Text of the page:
Monday, December 20, 2010

Quotes of the day

I can tell you that there is little upside to slamming a book on your blog, but you might receive a nice note from the publisher, or some nice links from the popular author if you have nice things to say. Book reviews are like stock analyst recommendations pre Sarbanes-Oxley.--Eric Falkenstein

If Simon Johnson and James Kwak would only read this chapter and grasp its significance, then they would stop swooning over Elizabeth Warren. She provides what Edelman would call symbolic reassurance, while the bankers continue to get the real resources that government has to offer.--Arnold Kling

My view is that when it comes to health care economics, just about everyone should have egg on their faces.--Tyler Cowen

I can't pay people for those jobs if I don't have the money to pay them. Where am I getting the money? I don't have it. I literally don't have it. ... It's not like you can avoid it forever, 'cause it's here now. And we all know it's here. And the federal government doesn't have the money to paper over it anymore, either, for the states. The day of reckoning has arrived. That's it. And it's gonna arrive everywhere. Timing will vary a little bit, depending upon which state you're in, but it's comin'.--Chris Christie

The crisis was rooted in an error about the riskiness of mortgages. Everyone from regulators to bankers to home buyers misread the risks embodied by the housing bubble, resulting in a calamity. Which is to say, the Primer rejects the compensation and incentives theory of the crisis, according to which bankers knowingly became wildly reckless in search of higher bonuses and profits, while regulators were asleep at the switch. It goes even further than this: it points out that regulators were worse than asleep at the switch. They were some of the primary causes of the crisis. Whether it was loading the dice in favor of their risk views when it came to bank capital requirements, or foolishly believing they could expand home-ownership without expanding the risk of mortgage lending, regulators were not just passive participants in the crisis—they were actively bringing it about.--John Carney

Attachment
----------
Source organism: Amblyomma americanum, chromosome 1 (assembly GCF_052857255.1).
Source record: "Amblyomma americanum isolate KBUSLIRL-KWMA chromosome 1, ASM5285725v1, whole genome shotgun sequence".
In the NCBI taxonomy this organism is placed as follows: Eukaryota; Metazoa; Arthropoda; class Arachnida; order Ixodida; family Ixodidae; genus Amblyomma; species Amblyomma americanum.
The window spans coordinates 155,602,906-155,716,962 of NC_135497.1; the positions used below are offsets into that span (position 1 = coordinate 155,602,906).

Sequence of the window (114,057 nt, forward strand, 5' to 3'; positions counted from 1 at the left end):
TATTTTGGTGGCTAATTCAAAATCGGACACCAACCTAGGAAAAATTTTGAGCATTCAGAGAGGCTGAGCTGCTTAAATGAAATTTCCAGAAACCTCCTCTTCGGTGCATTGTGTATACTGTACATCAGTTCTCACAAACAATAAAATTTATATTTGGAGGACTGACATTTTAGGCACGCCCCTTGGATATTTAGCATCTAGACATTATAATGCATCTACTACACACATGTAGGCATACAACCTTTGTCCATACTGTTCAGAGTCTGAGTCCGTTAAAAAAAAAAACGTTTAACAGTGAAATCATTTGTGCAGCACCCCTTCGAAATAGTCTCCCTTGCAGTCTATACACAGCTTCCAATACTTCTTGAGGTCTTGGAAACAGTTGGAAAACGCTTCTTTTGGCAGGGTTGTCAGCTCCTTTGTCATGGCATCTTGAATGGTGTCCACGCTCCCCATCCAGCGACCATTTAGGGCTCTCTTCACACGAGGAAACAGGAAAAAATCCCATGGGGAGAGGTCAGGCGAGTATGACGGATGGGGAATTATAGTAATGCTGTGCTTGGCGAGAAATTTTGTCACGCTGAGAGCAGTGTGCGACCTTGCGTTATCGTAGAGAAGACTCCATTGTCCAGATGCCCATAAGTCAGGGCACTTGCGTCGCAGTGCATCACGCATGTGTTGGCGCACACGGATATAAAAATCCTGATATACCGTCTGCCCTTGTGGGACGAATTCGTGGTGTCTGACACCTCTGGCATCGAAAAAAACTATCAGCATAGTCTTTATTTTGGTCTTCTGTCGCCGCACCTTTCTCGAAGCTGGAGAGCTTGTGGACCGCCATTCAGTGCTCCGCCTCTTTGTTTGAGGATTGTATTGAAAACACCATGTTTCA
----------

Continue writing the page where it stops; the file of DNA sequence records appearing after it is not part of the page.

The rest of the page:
The lack of transparency with the state disclosure is the worst I have ever seen. Ultimately we have to use what's publicly available data and a lot of it is as old as June 2008. So that's before the financial collapse in the fall of 2008.--Meredith Whitney

Keep in mind that few informed people take the President literally. Hardly anyone takes Congress literally. Some people take the Fed literally but not always. Literal speech, interpreted literally, is hardly the political default.--Tyler Cowen

Nevertheless, despite the obstacles, state and local governments do have several options that could help get their unfunded liabilities under better control. They could delay retirement ages of most new state and local employees, and even of many present employees, until they reach their sixties (employees doing strenuous physical work could retire earlier). That would simply be requiring their employees to retire at about the same ages as do most non-governmental workers. In addition, they can begin to convert, as have many private employers, from defined benefit retirement systems to defined contribution systems. In the latter system, retirement benefits depend on the present value of pension taxes paid by each worker, accounting also for changes in returns on assets. Finally, states and local governments could force present and future retirees to pay for a larger fraction of the medical care that they receive. Of course, the teachers union and other powerful state and local government unions will strongly resist efforts to substantially cut their generous retirement benefits. Governments can, however, fight back if they have strong support from the taxpayers who will be burdened with financing these unfunded obligations. If the governments were losing these political battles, cities but not states, as Posner indicates, could even threaten the “nuclear” option of declaring bankruptcy in the expectation that bankruptcy courts will reduce the size of their unfunded retirement obligations. One way or another, cities and all states with the most serious unfunded liability problems would eventually be forced to either lower their spending or raise their taxes. Either way that would reduce their competitiveness against other states. It is hard to come away with much optimism for the economic futures of the states and cities with the greatest fiscal problems.--Gary Becker